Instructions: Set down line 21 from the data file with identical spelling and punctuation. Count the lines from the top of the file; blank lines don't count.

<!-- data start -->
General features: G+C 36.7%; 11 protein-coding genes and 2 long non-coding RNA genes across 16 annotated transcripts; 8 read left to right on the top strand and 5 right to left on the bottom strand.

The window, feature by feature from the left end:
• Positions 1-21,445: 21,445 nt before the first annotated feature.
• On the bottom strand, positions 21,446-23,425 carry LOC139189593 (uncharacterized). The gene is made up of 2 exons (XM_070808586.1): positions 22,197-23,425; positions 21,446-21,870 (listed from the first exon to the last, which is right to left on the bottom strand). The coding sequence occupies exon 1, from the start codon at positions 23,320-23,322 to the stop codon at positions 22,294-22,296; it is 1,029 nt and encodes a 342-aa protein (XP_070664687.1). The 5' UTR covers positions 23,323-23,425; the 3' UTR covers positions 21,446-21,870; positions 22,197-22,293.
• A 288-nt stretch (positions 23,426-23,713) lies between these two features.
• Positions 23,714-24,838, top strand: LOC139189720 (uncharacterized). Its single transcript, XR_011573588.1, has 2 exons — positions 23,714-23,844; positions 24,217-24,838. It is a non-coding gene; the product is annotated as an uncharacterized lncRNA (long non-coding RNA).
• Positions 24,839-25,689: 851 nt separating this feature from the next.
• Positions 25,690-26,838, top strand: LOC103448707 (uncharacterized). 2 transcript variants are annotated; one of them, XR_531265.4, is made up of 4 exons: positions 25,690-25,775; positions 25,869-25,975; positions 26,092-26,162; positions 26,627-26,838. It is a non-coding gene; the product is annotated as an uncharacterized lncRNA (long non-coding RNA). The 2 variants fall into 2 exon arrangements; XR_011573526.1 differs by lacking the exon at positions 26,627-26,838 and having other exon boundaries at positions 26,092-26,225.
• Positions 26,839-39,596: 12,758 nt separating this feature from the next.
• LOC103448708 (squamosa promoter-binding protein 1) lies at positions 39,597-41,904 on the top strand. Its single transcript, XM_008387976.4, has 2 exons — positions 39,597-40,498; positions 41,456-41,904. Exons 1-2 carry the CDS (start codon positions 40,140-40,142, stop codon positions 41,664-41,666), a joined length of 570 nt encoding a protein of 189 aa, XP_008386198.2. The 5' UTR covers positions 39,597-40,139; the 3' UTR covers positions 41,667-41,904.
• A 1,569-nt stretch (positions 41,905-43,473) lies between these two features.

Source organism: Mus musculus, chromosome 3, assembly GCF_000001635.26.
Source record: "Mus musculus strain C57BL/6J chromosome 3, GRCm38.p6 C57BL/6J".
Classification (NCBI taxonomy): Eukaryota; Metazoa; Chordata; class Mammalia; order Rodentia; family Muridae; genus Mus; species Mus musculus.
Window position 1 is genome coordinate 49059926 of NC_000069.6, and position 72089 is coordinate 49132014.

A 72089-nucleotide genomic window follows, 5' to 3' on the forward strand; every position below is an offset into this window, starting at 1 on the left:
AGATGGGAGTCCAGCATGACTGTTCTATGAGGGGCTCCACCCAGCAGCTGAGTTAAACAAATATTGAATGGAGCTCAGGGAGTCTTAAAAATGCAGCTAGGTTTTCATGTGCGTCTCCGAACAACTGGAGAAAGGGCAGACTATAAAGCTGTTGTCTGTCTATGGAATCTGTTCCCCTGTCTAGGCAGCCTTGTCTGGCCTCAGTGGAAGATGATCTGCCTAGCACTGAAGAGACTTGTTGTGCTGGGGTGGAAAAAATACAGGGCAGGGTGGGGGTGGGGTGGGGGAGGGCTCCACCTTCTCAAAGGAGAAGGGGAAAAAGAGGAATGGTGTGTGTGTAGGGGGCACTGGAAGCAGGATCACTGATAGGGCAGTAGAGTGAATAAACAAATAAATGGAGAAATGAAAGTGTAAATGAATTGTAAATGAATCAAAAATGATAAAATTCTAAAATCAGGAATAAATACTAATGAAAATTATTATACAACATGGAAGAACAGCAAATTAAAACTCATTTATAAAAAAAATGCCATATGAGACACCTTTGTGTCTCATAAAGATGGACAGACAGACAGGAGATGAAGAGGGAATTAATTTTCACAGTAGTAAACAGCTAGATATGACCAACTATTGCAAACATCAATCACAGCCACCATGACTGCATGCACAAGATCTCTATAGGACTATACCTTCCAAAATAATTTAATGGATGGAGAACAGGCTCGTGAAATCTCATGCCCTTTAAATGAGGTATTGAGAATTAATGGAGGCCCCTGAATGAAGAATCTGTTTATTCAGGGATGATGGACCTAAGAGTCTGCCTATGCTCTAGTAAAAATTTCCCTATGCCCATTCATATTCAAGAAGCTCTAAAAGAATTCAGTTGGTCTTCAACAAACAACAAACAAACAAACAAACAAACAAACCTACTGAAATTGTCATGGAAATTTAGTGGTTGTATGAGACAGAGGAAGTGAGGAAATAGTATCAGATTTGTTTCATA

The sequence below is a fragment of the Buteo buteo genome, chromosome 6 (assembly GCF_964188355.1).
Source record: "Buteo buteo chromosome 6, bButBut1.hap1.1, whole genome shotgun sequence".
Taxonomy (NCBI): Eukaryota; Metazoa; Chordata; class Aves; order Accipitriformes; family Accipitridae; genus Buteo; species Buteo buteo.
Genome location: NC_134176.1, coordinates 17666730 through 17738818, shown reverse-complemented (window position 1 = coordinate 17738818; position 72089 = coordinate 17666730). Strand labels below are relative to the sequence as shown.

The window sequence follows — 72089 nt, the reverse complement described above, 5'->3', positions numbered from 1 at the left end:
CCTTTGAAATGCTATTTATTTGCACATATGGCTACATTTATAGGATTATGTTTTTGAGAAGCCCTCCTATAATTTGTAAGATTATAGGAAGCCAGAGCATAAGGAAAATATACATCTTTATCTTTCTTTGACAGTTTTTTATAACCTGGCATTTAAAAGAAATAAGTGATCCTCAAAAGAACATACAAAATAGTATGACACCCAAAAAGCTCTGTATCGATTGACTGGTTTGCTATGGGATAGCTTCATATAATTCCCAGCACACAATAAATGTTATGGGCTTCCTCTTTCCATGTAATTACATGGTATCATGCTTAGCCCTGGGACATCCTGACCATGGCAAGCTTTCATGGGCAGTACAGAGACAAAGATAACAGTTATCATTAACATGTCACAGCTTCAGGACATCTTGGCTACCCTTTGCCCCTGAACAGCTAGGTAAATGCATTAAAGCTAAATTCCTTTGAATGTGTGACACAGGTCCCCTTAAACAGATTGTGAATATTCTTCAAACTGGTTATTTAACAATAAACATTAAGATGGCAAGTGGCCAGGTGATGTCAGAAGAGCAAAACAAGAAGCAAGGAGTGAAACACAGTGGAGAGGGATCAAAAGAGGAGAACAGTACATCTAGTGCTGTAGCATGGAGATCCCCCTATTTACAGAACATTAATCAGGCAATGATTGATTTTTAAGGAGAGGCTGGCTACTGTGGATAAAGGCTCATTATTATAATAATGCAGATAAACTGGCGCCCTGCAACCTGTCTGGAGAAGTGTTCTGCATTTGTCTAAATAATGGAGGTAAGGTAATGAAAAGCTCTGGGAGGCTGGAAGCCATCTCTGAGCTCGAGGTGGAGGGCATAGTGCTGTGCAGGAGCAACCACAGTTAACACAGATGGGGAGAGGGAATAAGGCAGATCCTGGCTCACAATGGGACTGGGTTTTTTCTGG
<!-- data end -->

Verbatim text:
Genome location: NC_134176.1, coordinates 17666730 through 17738818, shown reverse-complemented (window position 1 = coordinate 17738818; position 72089 = coordinate 17666730). Strand labels below are relative to the sequence as shown.